No one has a monopoly on conservation. If we want to protect wild spaces and the species they support, we need multifaceted, collaborative approaches. Joining us to talk about plant conservation efforts in the southeast is Dr. Emily Coffey, the Vice President of Conservation & Research at the Atlanta Botanical Garden. Together with a team of scientists, horticulturists, and volunteers, Dr. Coffey and her colleagues are innovating new ways to both protect and restore biodiversity in one of the most biodiverse regions in North America. Most importantly, Dr. Coffey wants you to know that we have what it takes to save the worlds plant species. All we need is the will to do it. Join us for an in depth look at what state of the art conservation looks like. This episode was produced in part by Matthew, Clark, Bobby, Kate, Steven, Brittney, McMansion Hell, Joey, Catherine, Brandon, Hall, Vegreville Creek and Wetlands Fund, Kevin, Oliver, John, Johansson, Christina, Jared, Hannah, Katy Pye, Brandon, Gwen, Carly, Stephen, Botanical Tours, Moonwort Studios, Lisa, Liba, Lucas, Mohsin Kazmi Takes Pictures, doeg, Clifton, Stephanie, Benjamin, Eli, Rachael, Anthony, Plant By Design, Philip, Brent, Ron, Tim, Homestead Brooklyn, Brodie, Kevin, Sophia, Brian, Mark, Rens, Bendix, Irene, Holly, Caitlin, Manuel, Jennifer, Sara, and Margie.
In this episode we are taking a deep dive into the world of pitcher plant ecology, evolution, and conservation. Joining us from the Atlanta Botanical Garden is conservation scientist Dr. Jess Stephens to talk to us about her work on Sarracenia. The North American pitcher plants are worlds unto themselves and support an incredible ecosystem that we are only just beginning to understand. This episode was produced in part by Cat, Catherine, Brandon, Hall, Vegreville Creek and Wetlands Fund, Kevin, Oliver, John, Johansson, Christina, Jared, Hannah, Katy Pye, Brandon, Gwen, Carly, Stephen, Botanical Tours, Moonwort Studios, Lisa, Liba, Lucas, Mohsin Kazmi Takes Pictures, doeg, Clifton, Stephanie, Rachelle, Benjamin, Eli, Rachael, Anthony, Plant By Design, Philip, Brent, Ron, Tim, Homestead Brooklyn, Brodie, Kevin, Sophia, Brian, Mark, Rens, Bendix, Irene, Holly, Caitlin, Manuel, Jennifer, Sara, and Margie.
The study of evolution among parasitic and carnivorous plants is a fascinating world ripe for discovery. My guest today is botanist Dr. Chris Thorogood who, when not directing science communication at Oxford, is studying the various drivers or diversification among Orobanche and Nepenthes. He is also a talented botanical illustrator who credits his artistic side with helping him gain a deeper appreciation and understanding of the plants he studies. This episode was produced in part by This episode was produced in part by Homestead Brooklyn, Daniella, Brodie, Kevin, Katherina, Sami & Sven, Sophia, Plant by Design, Mark, Rens, Bendix, Irene, Holly, Clifton, Shane, Caitlin, Rosanna, Mary Jane, Manuel, Jennifer, Sara, Sienna & Garth, Troy, Margie, and Laura.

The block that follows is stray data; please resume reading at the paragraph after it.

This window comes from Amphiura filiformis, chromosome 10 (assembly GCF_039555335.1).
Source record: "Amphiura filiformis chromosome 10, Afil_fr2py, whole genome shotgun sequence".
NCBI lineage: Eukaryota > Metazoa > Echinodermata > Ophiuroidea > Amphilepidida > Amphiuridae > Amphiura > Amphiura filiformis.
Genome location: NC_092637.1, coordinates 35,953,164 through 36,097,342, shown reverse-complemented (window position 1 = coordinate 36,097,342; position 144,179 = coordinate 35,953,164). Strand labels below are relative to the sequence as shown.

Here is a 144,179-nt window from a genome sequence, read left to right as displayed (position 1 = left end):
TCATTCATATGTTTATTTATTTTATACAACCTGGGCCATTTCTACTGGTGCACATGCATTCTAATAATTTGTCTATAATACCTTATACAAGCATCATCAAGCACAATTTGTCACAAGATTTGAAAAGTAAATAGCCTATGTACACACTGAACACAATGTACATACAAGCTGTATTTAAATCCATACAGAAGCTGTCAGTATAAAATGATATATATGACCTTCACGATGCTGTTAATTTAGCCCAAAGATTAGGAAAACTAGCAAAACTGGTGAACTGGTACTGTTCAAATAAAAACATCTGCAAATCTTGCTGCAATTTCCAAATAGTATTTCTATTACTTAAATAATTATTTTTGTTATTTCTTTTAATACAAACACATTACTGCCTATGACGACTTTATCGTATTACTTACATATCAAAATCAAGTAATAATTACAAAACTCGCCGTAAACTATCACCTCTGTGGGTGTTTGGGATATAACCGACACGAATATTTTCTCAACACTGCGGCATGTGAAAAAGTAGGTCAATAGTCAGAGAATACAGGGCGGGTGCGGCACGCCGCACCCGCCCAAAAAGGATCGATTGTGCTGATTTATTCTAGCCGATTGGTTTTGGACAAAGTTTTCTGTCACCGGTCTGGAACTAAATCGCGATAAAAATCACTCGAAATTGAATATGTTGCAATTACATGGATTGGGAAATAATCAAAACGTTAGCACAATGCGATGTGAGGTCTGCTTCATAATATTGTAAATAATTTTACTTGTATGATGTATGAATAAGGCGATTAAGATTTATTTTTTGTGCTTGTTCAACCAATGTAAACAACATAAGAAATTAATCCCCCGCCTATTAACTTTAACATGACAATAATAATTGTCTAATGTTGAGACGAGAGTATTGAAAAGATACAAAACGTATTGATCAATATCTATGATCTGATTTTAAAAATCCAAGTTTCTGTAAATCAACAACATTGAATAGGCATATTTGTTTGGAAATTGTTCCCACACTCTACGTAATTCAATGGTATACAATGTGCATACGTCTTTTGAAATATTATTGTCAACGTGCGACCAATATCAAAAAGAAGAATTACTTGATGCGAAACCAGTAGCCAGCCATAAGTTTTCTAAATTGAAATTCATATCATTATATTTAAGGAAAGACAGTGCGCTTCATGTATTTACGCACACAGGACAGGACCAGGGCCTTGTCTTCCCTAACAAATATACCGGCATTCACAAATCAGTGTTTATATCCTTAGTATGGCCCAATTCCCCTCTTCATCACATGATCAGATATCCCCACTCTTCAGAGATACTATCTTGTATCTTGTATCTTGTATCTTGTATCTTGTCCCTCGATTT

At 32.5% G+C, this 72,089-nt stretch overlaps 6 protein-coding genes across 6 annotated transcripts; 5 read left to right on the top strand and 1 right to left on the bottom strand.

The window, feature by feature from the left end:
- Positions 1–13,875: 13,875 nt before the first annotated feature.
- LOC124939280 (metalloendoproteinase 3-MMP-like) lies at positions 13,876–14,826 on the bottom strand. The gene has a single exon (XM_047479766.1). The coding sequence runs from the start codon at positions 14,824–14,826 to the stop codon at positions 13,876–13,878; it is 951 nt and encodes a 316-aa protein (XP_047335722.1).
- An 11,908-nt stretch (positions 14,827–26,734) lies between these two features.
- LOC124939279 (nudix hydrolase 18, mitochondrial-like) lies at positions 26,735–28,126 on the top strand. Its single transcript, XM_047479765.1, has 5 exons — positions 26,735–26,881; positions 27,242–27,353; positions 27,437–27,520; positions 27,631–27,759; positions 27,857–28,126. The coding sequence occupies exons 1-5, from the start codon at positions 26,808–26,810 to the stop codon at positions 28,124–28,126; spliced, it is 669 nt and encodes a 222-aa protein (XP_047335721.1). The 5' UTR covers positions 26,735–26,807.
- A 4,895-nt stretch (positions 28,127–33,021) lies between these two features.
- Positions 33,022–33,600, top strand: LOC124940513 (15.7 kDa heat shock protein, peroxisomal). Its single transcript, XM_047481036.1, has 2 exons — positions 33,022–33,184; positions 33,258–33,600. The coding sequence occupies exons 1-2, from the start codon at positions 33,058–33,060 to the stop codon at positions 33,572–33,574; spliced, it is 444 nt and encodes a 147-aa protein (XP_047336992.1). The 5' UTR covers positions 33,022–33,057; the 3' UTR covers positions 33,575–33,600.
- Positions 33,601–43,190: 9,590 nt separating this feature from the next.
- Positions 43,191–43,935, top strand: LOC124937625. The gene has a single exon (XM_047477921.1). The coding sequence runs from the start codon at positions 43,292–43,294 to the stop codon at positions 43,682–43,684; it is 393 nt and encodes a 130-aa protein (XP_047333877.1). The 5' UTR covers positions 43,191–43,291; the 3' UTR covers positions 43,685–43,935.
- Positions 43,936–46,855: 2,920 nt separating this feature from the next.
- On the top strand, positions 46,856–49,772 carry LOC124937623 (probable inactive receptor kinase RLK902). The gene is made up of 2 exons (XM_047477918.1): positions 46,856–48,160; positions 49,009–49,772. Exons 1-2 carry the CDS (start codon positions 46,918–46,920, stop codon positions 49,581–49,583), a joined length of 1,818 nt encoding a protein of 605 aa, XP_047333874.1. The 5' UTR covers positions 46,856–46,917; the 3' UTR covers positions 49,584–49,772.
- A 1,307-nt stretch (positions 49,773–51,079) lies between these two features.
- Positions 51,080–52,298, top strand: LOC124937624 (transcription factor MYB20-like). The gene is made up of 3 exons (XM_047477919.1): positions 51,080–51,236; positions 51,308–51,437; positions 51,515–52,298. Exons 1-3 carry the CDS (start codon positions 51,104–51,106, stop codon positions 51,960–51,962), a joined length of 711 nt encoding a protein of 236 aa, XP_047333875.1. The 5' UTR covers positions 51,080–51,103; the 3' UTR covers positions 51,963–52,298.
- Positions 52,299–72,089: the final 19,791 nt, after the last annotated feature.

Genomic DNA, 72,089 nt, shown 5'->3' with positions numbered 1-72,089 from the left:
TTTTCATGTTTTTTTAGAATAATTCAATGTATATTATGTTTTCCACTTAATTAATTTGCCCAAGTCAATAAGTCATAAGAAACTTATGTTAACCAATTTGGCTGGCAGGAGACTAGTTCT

Few may realize just how important plants were to the great Charles Darwin. Luckily, Dr. James Costa is bringing Darwin's botanical interests to the forefront with his latest book, "Darwin's Backyard: How Small Experiments Led to a Big Theory." As if this book wasn't exciting enough, each chapter concludes with DIY instructions on how you and your friends and family can replicate some of Darwin's experiments in your own backyard. This is one conversation you don't want to miss! This episode was produced in part by Allan, Clifton, Katherina, Shane, Amy, Caitlin, Rosanna, Mary Jane, Jennifer, Sarah, Christopher, Sienna & Garth, Troy, Margie, Laura, and Mark.
The long awaited sequel to our behind the scenes tour of the Atlanta Botanical Garden is here! Listen as Plant Recorder, Mike Wenzel shows us the amazing botanical diversity within the garden. We meet orchids, carnivorous plants, and even Amborella! This is a fun episode full of discovery. This episode is produced in part by Gregory and Mark.
Butterwort may sound like a silly name for a plant, however, the genus to which the name refers is anything but. The genus Pinguicula houses some of the most beautiful carnivorous plants on the planet. Despite their intriguing nature, we know very little about this group of plants. This is where researchers like Sam Primer of the University of Illinois come in. I first met Sam at a conference where she gave a talk about the yellow butterwort of the American southeast. Since then I have been interested in the work she is doing. Because we know so little about this species, Sam has devoted the last few years of her life to gaining a deeper understanding about everything from their carnivorous habit to their ongoing conservation. Sam's work has opened up many new lines of inquiry into this enigmatic group of carnivores. Join us for a great conversation that you are sure to enjoy!
Music by Moneycat